Precious Stones in Religious Objects

Use and Representation in the Early Medieval Latin West

Veronika Pichaničová
Collana: I libri di Viella. Arte / Studia Artium Mediaevalium Brunensia, 14
Pubblicazione: Gennaio 2024
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Edizione cartacea
pp. 184 + 48 tav. ill. col., 17x24 cm, bross.
ISBN: 9791254692110
€ 30,00 -5% € 28,50
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Precious stones have fascinated mankind for millennia. These glistening and colourful pieces of nature were centres of various legends and superstitions, used for healing and protection as well as signs of status and wealth. Since the dawn of Christianity, precious stones embarked on a journey where they were gradually cleansed from their Pagan past of being used as magical amulets and introduced into the world of Christian symbolism and allegory. They became ubiquitous on the most important sacred objects – from reliquaries and crosses to altars and ornate covers for the Holy Scriptures, they broadcasted the inner, spiritual value of these items through means that were easily understandable by everyone. Similarly, the visual prowess of precious stones was also utilized through mosaics or sparkling stained-glass windows, transforming entire sacred spaces into magnificent jewel-like visions of Heavenly Jerusalem. Whether real or represented in glass, precious stones were far more than mere decoration or a sign of profane wealth. As this book shows, at least for a moment they enabled medieval eyes to experience the vision of otherworldly beauty and preciousness, a true vision of the sacred.

  • Introduction. The Allure of Stones
  • 1. Status Quaestionis
    • 1. Encyclopaedic Approach
    • 2. Gradual Change
    • 3. From Iconography to Iconicity
    • 4. Conclusion
  • 2. A Matter of Attitude
    • 1. An Attitude towards the Matter
    • 2. Antique Lapidary Heritage
    • 3. The Precious Stones of the Bible
    • 4. From Antique Beliefs to Christian Virtues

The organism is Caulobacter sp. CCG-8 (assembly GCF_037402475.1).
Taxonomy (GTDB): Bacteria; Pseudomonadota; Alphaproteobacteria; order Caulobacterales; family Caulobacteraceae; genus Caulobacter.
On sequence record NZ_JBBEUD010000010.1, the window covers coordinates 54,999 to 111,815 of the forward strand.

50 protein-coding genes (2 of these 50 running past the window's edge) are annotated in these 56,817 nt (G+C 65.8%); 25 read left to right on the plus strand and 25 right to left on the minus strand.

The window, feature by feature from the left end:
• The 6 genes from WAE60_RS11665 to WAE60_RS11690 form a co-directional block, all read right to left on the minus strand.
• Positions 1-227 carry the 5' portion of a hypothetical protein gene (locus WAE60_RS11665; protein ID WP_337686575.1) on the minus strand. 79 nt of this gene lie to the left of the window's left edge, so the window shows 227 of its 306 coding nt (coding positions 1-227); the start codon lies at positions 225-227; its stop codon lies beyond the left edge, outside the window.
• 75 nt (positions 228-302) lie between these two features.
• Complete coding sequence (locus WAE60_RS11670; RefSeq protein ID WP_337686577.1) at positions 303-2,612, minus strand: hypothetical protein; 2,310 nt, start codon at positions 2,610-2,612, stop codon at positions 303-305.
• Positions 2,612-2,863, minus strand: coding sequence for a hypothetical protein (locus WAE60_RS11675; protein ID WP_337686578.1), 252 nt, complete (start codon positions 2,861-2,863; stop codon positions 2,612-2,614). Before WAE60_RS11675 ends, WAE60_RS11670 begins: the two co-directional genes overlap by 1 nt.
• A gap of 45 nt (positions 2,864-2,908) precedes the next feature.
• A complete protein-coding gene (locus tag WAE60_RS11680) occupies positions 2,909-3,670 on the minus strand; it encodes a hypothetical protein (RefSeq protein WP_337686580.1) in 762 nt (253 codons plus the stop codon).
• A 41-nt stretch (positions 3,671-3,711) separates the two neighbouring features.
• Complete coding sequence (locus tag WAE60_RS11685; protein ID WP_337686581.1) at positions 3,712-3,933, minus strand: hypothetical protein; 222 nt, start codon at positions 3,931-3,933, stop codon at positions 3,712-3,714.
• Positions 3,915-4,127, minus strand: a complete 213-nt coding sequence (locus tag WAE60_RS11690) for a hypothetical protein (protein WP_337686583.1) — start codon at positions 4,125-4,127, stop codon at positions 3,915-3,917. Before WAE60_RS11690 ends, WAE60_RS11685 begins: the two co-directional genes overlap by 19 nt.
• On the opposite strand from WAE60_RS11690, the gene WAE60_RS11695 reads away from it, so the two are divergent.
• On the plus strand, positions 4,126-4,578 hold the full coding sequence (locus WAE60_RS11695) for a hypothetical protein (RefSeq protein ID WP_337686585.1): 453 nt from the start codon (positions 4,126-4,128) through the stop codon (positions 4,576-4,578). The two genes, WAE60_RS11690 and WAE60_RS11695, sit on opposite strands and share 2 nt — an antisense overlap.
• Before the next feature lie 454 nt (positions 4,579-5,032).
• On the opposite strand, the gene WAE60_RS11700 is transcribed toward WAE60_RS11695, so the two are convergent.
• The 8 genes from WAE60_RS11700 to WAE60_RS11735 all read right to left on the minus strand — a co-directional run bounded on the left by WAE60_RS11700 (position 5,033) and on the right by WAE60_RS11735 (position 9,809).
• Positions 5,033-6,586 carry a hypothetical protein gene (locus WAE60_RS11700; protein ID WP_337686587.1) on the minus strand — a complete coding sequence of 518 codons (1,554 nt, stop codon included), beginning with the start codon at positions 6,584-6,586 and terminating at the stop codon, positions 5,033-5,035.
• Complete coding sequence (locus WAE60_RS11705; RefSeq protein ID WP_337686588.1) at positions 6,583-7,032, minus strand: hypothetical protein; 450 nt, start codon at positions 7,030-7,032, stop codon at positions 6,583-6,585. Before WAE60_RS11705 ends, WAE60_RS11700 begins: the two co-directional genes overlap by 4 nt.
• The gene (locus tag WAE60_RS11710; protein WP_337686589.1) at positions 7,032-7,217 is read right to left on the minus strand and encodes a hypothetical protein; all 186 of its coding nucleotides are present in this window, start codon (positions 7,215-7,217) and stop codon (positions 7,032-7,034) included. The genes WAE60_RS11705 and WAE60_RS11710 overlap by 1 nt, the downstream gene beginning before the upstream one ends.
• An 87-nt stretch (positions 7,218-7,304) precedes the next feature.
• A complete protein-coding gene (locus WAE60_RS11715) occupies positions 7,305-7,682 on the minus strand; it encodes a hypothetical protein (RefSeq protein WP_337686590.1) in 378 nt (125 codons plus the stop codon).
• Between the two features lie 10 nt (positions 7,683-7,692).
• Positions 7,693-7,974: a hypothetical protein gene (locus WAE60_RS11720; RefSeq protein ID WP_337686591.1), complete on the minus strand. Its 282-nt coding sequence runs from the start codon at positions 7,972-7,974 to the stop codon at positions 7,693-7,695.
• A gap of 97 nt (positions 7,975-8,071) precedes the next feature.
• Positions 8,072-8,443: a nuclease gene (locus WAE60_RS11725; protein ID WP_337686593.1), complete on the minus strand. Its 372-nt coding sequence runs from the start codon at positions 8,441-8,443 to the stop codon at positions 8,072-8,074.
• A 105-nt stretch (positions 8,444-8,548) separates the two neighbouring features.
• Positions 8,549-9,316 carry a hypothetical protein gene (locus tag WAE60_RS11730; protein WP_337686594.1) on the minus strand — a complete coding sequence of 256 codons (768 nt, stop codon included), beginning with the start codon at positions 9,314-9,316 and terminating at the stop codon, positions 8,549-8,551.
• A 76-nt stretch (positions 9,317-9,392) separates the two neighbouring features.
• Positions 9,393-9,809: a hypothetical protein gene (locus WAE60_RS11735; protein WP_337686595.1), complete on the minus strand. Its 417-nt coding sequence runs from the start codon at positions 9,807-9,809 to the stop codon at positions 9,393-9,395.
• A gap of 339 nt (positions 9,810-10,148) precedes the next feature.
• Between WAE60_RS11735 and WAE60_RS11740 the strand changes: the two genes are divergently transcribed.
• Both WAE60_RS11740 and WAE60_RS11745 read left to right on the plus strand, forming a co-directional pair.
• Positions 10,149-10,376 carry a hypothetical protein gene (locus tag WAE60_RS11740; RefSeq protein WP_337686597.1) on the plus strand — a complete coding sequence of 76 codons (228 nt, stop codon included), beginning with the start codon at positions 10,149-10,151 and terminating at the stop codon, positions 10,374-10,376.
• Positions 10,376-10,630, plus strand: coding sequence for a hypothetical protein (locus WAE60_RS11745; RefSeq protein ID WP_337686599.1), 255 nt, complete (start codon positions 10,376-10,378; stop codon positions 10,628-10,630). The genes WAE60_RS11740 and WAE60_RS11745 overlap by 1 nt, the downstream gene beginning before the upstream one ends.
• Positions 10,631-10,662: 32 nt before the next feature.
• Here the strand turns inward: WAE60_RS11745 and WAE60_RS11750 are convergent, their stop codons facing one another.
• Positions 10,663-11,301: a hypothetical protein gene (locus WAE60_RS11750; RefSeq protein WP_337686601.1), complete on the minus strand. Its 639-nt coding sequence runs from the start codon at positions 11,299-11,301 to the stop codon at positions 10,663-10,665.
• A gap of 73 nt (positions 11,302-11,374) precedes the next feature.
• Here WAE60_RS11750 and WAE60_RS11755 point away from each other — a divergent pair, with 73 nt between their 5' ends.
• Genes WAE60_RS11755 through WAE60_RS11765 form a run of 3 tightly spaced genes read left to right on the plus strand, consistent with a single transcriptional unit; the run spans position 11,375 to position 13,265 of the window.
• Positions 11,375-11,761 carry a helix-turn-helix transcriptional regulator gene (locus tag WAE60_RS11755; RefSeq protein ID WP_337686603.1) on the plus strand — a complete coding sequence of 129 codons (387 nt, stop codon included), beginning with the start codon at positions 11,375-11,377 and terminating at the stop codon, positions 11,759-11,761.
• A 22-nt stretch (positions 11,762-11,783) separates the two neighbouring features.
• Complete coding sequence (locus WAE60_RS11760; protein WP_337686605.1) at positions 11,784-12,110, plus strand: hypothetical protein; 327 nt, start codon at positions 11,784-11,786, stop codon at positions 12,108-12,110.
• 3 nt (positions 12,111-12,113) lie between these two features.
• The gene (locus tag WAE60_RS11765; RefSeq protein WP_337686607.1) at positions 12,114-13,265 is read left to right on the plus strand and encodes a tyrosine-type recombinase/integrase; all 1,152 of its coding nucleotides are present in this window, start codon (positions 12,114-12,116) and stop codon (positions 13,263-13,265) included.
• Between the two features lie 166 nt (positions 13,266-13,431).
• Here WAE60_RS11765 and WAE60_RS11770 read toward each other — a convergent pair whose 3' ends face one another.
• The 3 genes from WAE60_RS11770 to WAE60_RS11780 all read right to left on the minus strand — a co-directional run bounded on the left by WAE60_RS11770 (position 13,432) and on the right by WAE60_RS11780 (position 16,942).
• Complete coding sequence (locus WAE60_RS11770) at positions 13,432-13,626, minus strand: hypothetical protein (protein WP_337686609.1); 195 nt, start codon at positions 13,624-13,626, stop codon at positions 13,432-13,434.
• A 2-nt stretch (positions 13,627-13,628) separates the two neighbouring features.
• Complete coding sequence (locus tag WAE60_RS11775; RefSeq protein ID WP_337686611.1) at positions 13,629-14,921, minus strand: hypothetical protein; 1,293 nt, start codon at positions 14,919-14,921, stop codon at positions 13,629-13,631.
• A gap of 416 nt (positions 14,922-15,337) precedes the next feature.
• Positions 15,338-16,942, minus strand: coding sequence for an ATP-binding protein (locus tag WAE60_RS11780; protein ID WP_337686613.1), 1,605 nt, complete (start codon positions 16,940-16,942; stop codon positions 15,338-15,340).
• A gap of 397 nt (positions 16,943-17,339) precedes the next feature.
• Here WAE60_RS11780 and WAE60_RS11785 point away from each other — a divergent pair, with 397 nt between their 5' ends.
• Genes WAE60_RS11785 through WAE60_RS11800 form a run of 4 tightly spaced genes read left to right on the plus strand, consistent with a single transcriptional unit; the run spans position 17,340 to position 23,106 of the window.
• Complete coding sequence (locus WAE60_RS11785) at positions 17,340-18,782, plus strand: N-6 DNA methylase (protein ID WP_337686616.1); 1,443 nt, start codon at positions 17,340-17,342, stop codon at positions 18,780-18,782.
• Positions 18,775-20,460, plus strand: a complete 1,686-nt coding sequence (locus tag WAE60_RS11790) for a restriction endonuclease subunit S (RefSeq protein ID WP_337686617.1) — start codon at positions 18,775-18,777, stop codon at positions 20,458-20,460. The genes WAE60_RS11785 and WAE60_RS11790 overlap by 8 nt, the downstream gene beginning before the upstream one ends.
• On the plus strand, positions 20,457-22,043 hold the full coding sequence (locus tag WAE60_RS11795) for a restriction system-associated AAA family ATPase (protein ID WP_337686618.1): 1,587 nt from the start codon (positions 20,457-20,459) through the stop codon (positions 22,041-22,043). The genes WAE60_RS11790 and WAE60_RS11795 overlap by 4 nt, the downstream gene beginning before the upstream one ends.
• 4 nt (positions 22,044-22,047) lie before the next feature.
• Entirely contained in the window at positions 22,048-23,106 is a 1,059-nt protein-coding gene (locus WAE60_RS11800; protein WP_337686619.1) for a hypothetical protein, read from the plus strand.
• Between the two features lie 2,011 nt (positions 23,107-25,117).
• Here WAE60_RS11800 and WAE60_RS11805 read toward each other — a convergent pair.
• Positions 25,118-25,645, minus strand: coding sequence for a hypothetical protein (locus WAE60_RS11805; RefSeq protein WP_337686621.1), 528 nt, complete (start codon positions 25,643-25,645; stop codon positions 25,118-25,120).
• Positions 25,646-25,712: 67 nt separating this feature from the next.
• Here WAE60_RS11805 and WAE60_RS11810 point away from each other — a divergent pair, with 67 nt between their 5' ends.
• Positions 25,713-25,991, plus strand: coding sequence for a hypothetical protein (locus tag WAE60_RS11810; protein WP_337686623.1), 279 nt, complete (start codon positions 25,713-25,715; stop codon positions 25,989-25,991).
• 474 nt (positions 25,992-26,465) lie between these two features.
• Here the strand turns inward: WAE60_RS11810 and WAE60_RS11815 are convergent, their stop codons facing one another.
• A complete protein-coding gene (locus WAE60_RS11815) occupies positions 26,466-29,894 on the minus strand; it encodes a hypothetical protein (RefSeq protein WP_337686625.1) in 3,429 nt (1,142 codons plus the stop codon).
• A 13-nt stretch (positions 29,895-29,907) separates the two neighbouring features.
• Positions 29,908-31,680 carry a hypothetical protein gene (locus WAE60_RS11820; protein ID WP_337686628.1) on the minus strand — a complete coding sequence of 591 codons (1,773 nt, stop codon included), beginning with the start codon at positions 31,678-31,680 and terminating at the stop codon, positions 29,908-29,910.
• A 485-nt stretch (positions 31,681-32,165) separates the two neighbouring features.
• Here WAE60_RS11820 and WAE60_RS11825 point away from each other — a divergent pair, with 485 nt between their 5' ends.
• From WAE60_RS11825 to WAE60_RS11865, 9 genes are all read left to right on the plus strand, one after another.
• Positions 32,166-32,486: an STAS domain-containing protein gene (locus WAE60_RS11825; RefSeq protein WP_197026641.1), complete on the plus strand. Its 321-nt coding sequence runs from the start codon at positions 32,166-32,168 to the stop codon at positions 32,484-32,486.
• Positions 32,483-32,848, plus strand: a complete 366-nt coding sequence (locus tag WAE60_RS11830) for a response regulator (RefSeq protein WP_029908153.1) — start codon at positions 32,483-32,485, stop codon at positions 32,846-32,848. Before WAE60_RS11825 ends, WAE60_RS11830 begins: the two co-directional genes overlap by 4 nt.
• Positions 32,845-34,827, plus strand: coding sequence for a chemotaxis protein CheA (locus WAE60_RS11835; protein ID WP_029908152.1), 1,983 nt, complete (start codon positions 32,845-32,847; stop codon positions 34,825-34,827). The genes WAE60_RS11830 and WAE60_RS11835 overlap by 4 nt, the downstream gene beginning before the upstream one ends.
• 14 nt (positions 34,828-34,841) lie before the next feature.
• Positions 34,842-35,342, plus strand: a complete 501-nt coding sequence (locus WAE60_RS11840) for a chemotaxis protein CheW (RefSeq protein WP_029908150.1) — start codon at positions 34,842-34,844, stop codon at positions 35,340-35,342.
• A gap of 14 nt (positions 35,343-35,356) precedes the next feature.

• 5. The Stones, the Saints, the Foundations
    • 6. Res Sacratae
    • 7. More Precious than Gemstones
    • 8. Expectations Versus Reality
    • 9. The Metamorphosis of Vision
  • 3. Use of Precious Stones in Religious Objects
    • 1. Reliquaries
    • 2. Crosses
    • 3. Books
    • 4. Treasuries as the Heavenly Jerusalem
    • 5. Divine Performance
    • 6. Conclusion. Deus Est Signatus in Lapides Pretiosi
  • 4. From Material to Representation
    • 1. The Church as Res Sacrata
    • 2. Mosaic Inscriptions
    • 3. Representations of Gemmed Friezes
    • 4. Thrones and Torches
    • 5. The Two Cities 122
    • 6. “Lux et Vitrum, Lux et Lapides”
    • 7. Windows to the Heavenly Vision
    • 8. Neither Here Nor There: Enamel
    • 9. Conclusion. Sacredness Captured in Glass
  • Conclusion. The Stones, the Glass, the Vision
  • Bibliography
  • Index of Names
  • Index of Places

In copertina: Precious stones from the Golden altar of Sant’Ambrogio (9th century); Milan, Sant’Ambrogio © Domenico Ventura (Collage by Veronika Pichaničová).

Veronika Pichaničová

Veronika Pichaničová is an assistant professor at the Department of Art History, Comenius University, Bratislava. Her research focuses on the usage of precious materials in medieval art in connection to medieval visuality and materiality.

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